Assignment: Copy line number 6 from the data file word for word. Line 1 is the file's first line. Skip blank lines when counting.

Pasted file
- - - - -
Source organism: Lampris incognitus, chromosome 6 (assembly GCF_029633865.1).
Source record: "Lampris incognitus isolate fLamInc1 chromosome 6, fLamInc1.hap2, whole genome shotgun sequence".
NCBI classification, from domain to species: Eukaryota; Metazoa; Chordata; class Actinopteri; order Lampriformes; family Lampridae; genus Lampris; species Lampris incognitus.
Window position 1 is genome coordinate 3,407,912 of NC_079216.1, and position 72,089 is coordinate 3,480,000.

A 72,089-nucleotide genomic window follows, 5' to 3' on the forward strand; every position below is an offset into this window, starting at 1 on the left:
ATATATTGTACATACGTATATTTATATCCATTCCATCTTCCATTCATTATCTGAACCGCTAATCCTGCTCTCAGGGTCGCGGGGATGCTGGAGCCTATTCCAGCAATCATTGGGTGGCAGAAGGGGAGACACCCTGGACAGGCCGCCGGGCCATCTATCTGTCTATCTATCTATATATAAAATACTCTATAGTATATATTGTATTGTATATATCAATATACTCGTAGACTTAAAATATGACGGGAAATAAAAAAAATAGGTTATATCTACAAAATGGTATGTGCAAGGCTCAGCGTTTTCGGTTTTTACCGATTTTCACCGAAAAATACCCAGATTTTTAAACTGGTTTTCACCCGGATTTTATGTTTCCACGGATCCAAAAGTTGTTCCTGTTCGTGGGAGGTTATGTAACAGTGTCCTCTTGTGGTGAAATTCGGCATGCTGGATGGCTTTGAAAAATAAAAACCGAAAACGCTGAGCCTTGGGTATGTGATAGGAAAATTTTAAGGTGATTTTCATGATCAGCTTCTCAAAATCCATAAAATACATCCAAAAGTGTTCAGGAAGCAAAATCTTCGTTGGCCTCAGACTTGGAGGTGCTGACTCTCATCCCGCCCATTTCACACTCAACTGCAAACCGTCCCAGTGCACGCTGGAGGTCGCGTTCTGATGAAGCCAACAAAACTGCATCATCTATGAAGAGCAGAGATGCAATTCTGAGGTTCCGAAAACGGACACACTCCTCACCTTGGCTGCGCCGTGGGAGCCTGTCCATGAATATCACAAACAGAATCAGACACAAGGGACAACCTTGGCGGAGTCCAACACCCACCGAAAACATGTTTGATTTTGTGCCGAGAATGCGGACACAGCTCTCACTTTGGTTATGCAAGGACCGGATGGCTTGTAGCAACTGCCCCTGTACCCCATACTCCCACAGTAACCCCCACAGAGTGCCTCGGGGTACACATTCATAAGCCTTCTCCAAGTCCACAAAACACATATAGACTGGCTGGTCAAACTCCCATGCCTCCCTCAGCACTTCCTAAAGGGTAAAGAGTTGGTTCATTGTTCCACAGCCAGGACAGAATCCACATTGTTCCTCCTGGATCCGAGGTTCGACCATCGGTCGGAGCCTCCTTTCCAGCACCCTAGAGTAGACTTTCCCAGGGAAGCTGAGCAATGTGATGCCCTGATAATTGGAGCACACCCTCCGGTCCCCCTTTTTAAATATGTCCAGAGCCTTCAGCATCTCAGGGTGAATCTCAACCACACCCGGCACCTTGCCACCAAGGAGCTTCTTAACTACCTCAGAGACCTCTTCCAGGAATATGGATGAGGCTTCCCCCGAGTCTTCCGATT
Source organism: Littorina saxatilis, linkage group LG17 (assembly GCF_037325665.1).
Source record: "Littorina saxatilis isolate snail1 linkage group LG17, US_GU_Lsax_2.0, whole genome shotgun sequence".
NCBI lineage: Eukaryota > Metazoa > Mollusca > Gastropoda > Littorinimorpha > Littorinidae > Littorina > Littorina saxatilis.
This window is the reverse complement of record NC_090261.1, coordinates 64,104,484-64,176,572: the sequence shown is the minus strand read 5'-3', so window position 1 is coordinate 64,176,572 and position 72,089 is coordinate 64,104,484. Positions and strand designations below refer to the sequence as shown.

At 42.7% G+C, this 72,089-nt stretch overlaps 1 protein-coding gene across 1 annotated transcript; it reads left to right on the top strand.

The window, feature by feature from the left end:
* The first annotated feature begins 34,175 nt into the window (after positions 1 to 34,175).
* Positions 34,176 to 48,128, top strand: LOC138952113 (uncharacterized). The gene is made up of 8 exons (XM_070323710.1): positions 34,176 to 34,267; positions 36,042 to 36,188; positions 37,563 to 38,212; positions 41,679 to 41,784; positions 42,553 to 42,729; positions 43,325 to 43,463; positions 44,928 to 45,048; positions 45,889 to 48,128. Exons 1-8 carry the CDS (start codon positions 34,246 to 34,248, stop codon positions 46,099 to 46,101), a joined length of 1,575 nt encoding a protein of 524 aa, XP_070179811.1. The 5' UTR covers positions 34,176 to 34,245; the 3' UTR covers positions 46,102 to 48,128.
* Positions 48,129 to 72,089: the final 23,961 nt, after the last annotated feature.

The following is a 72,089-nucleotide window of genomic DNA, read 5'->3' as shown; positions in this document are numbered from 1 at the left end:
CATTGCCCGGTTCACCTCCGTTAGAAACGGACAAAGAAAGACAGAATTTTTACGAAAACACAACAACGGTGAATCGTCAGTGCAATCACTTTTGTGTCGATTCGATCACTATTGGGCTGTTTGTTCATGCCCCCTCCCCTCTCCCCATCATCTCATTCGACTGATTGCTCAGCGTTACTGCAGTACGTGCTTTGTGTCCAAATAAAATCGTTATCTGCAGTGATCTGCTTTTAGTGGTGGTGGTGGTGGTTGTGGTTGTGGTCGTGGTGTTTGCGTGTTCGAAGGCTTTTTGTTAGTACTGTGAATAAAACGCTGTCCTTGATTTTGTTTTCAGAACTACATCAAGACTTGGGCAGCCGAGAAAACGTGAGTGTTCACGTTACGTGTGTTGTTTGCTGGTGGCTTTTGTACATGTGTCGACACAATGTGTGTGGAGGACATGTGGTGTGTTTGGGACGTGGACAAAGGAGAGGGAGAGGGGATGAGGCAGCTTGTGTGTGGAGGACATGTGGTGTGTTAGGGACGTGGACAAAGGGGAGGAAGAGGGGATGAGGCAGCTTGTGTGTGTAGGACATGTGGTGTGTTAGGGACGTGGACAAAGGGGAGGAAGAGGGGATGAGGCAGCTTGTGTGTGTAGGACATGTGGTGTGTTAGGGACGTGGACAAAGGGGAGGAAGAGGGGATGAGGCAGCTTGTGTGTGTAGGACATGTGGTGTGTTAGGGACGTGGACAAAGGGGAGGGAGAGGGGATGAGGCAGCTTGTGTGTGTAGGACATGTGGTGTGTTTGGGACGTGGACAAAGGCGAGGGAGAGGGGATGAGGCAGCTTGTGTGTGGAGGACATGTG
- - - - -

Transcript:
ATATATTGTACATACGTATATTTATATCCATTCCATCTTCCATTCATTATCTGAACCGCTAATCCTGCTCTCAGGGTCGCGGGGATGCTGGAGCCTATTCCAGCAATCATTGGGTGGCAGAAGGGGAGACACCCTGGACAGGCCGCCGGGCCATCTATCTGTCTATCTATCTATATATAAAATACTCTATAGTATATATTGTATTGTATATATCAATATACTCGTAGACTTAAAATATGACGGGAAATAAAAAAAATAGGTTATATCTACAAAATGGTATGTGCAAGGCTCAGCGTTTTCGGTTTTTACCGATTTTCACCGAAAAATACCCAGATTTTTAAACTGGTTTTCACCCGGATTTTATGTTTCCACGGATCCAAAAGTTGTTCCTGTTCGTGGGAGGTTATGTAACAGTGTCCTCTTGTGGTGAAATTCGGCATGCTGGATGGCTTTGAAAAATAAAAACCGAAAACGCTGAGCCTTGGGTATGTGATAGGAAAATTTTAAGGTGATTTTCATGATCAGCTTCTCAAAATCCATAAAATACATCCAAAAGTGTTCAGGAAGCAAAATCTTCGTTGGCCTCAGACTTGGAGGTGCTGACTCTCATCCCGCCCATTTCACACTCAACTGCAAACCGTCCCAGTGCACGCTGGAGGTCGCGTTCTGATGAAGCCAACAAAACTGCATCATCTATGAAGAGCAGAGATGCAATTCTGAGGTTCCGAAAACGGACACACTCCTCACCTTGGCTGCGCCGTGGGAGCCTGTCCATGAATATCACAAACAGAATCAGACACAAGGGACAACCTTGGCGGAGTCCAACACCCACCGAAAACATGTTTGATTTTGTGCCGAGAATGCGGACACAGCTCTCACTTTGGTTATGCAAGGACCGGATGGCTTGTAGCAACTGCCCCTGTACCCCATACTCCCACAGTAACCCCCACAGAGTGCCTCGGGGTACACATTCATAAGCCTTCTCCAAGTCCACAAAACACATATAGACTGGCTGGTCAAACTCCCATGCCTCCCTCAGCACTTCCTAAAGGGTAAAGAGTTGGTTCATTGTTCCACAGCCAGGACAGAATCCACATTGTTCCTCCTGGATCCGAGGTTCGACCATCGGTCGGAGCCTCCTTTCCAGCACCCTAGAGTAGACTTTCCCAGGGAAGCTGAGCAATGTGATGCCCTGATAATTGGAGCACACCCTCCGGTCCCCCTTTTTAAATATGTCCAGAGCCTTCAGCATCTCAGGGTGAATCTCAACCACACCCGGCACCTTGCCACCAAGGAGCTTCTTAACTACCTCAGAGACCTCTTCCAGGAATATGGATGAGGCTTCCCCCGAGTCTTCCGATT